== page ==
The PharmPAC Honor Awards are presented annually to recognize significant contributions of pharmacists to the profession and to the advancement of public health. The awards include:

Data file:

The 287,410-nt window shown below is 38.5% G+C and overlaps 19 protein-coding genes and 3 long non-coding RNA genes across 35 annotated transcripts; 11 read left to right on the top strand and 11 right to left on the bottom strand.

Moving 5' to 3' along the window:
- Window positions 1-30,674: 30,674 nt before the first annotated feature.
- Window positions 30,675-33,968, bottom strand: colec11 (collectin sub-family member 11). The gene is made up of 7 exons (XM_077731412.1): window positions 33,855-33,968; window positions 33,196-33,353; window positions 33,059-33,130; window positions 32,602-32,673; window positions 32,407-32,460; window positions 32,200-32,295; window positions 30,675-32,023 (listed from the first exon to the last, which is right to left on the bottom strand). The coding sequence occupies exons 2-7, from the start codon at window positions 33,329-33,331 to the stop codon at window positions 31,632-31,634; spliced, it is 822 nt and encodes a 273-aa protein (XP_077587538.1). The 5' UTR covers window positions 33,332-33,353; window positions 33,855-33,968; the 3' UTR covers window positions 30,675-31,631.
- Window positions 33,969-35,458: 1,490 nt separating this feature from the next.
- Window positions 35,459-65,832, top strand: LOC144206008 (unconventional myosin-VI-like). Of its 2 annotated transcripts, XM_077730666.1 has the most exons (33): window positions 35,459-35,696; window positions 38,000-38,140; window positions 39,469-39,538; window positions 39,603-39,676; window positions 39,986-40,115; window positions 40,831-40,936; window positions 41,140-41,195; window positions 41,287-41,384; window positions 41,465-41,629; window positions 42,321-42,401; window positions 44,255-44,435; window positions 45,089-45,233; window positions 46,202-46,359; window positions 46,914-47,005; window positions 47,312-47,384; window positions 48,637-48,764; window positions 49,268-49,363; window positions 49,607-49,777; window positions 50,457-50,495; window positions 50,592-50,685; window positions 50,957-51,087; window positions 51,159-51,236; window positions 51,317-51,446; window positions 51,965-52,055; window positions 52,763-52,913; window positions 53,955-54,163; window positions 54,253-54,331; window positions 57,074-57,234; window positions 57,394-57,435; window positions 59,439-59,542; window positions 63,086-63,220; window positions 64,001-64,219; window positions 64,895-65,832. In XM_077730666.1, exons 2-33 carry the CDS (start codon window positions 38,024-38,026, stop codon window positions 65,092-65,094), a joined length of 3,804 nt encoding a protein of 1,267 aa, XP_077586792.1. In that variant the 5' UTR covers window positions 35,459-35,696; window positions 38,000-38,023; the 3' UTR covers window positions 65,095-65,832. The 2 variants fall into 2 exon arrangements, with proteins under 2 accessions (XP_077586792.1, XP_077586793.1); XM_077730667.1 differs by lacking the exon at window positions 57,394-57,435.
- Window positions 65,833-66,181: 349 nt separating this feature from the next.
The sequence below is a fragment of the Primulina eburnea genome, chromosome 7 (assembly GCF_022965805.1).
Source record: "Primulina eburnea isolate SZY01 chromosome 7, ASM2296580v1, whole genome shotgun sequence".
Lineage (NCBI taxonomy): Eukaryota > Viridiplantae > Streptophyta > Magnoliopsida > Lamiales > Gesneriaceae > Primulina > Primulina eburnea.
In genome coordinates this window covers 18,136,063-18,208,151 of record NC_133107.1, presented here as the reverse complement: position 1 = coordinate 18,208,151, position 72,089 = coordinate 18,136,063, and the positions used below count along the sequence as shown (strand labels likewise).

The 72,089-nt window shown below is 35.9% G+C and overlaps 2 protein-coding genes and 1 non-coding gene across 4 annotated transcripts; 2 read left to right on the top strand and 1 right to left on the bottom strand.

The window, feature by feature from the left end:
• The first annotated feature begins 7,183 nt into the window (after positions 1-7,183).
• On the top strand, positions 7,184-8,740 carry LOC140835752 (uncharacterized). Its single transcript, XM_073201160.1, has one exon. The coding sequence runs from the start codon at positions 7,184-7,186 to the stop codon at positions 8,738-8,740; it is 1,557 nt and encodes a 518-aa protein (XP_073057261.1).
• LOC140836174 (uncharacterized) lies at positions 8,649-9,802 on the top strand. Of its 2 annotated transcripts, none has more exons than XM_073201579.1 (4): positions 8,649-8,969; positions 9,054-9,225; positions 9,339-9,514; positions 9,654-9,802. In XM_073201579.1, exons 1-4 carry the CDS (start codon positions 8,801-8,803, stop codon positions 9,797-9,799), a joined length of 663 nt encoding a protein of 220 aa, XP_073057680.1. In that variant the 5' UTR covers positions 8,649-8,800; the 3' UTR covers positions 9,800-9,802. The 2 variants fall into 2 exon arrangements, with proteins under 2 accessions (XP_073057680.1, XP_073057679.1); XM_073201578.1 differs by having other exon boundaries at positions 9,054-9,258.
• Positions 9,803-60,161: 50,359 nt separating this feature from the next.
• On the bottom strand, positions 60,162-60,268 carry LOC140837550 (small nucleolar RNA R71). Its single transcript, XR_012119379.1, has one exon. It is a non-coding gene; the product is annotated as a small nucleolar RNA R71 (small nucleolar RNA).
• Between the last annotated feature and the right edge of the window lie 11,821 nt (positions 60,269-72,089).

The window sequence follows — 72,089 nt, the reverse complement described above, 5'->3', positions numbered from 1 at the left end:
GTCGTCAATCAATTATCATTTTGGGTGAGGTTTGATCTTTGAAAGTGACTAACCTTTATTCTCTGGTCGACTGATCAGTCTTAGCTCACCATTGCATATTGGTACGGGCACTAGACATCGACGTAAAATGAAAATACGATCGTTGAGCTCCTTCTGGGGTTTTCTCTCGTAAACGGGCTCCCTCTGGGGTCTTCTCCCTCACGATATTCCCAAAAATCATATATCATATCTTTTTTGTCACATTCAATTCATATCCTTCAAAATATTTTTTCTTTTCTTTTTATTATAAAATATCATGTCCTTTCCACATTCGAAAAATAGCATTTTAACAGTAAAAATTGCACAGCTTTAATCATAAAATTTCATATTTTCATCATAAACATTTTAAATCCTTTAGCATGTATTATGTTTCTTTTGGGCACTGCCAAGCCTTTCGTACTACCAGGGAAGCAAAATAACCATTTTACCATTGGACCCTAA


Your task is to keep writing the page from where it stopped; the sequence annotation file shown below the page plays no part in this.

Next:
CAPT George F. Archambault studied pharmacy at the Massachusetts College of Pharmacy and law at Northeastern University. He also received honorary doctorate degrees in pharmacy from the Philadelphia College of Pharmacy and Sciences and from the Massachusetts College of Pharmacy and an honorary doctorate of law degree from Temple University. From 1979 to 1984, he was the Washington correspondent for Drug Intelligence and Clinical Pharmacy. For seven years, Dr. Archambault was the pharmacy consultant to the Executive Medical Officer of the United Mine Workers of America Welfare and Retirement Fund. Patient drug profiles and formulary drug prescribing became part of the pharmacy program under his leadership. One of his many outstanding contributions to pharmacy was the development of pharmacy standards (Conditions of Participation) for Medicare, which he did while he served in the Bureau of State Services and as a Pharmacy Liaison Officer to the Office of the US Surgeon General. He maintained a private law practice for six years and he practiced hospital pharmacy for 15 years. He was a commissioned officer in the USPHS and was the Director of Pharmacy for three years at the USPHS Hospital in Boston. He served for many years as chief of Pharmacy Branch, Division of Hospitals, Bureau of Medical Services, USPHS in Washington, DC. He held presidencies in APhA and ASHP. He was a member of the US Pharmacopeial Convention for more than 3 decades and a trustee for 10 years. He received both the Remington Honor Medal and the H.A.K. Whitney Lecture Award. He was a vocal advocate for expanding the role of pharmacy in health care, and challenged the lack of professional status for PHS pharmacists and led the move to improve pharmacy services in PHS. CAPT George F. Archambault was named a “Living Treasure of the United States Public Health Service Commissioned Corps” on April 22, 1999 by Deputy Surgeon General RADM Kenneth P. Moritsugu.